Our plain white flour with a multi-purpose use is milled from a blend of the highest quality soft wheats to a fine consistency and rich in flavour. This flour can be used for making pastry, cakes, shortbreads, sauces and many more delicious sweet and savoury products.
Our whole wheat flour such as the Cotswold Organic Wholemeal Flour and Matthews Italian Tipo 00 Pizza Pasta Flour is high in protein and is also perfect for baking wholemeal baking bread, cookies, and everything in between!
Whilst there are many similar benefits between the two types of flour, there are a few differences between the two. Here are five differences between whole wheat flour and plain flour every baker must know!
One key difference between whole wheat flour and plain white flour is the fibre content. Whole wheat flour naturally contains the level of fibre found in wheat. Plain white flour on the other hand, has been stripped away of all of the fibre in wheat during the white flour production process.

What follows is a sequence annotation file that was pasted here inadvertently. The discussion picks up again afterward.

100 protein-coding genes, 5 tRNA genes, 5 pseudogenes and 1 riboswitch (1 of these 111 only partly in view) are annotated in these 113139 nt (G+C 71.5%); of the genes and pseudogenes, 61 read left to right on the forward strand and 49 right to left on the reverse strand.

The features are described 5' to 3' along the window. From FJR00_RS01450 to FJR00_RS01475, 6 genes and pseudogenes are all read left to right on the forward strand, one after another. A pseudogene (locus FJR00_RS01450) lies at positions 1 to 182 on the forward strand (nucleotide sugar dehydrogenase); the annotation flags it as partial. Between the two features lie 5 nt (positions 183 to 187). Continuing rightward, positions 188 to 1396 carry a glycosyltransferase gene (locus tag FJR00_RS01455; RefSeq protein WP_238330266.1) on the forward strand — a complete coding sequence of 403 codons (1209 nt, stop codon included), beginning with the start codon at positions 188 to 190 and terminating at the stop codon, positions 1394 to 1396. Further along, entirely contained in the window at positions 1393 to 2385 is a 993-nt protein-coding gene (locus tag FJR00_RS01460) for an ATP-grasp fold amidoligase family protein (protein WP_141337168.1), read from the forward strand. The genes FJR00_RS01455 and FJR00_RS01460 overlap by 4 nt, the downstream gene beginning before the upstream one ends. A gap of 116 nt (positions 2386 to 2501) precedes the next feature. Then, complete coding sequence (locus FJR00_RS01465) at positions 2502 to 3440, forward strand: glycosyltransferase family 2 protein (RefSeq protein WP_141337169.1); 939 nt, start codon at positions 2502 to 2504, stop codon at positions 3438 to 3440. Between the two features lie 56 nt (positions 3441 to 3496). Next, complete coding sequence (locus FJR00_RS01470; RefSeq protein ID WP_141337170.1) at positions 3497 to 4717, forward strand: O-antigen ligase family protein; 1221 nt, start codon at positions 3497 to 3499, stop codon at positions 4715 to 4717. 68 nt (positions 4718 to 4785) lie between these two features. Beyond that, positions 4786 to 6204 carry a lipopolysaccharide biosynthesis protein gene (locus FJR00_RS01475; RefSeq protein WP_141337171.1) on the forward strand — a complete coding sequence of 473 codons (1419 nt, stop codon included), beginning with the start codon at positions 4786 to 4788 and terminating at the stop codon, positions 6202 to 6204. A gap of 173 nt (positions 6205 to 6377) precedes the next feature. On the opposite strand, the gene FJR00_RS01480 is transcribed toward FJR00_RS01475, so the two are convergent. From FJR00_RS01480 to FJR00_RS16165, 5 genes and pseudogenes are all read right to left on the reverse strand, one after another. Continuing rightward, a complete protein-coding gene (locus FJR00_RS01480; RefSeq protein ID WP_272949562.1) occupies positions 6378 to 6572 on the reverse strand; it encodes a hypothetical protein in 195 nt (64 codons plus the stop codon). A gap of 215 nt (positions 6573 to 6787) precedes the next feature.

Fibre is an integral part of your diet because it prevents constipation, helps control blood sugar, reduce the chances of getting heart diseases, and helps manage weight loss.
Whole wheat flour is also rich in vitamins B-1, B-3, and B-5, riboflavin and folate. Whole wheat flour also contains more iron, calcium, protein, and other nutritional elements than white flour. If you want to consume a well-balanced nutritious diet, you can eat more food that uses whole wheat flour.
Whole wheat flour is slightly darker in colour compared to plain white flour because whole wheat flour contains the bran, endosperm, and germ that whole wheat naturally contains.
White flour is often bleached with a whitening agent, often a type of chemical, to make the flour appear clean and pure. The removal of the germ also increases the flour’s self life which is why it is more commonly found.
Whole wheat flour on the other hand contains bran and germ that are found naturally in wheat which decrease whole wheat flour’s shelf life.
In a blind test to compare the difference in texture of bars made with whole wheat flour and plain white flour, participants in the test described the bar made out of whole wheat flour as”crumbly,” “less smooth,” “fluffier,” and “sweeter.” More, the participants described the bar made out of white flour as “sticky” and “doughy.”
Both plain white flour and whole wheat flour are fantastic for baking pastry, cakes, shortbreads and everything else in between. If you’re looking for baking ideas for your next baking adventure, check out our online baking recipes! If you want to buy flour online and have flour delivered right to your doorstep, please check out our online flour store!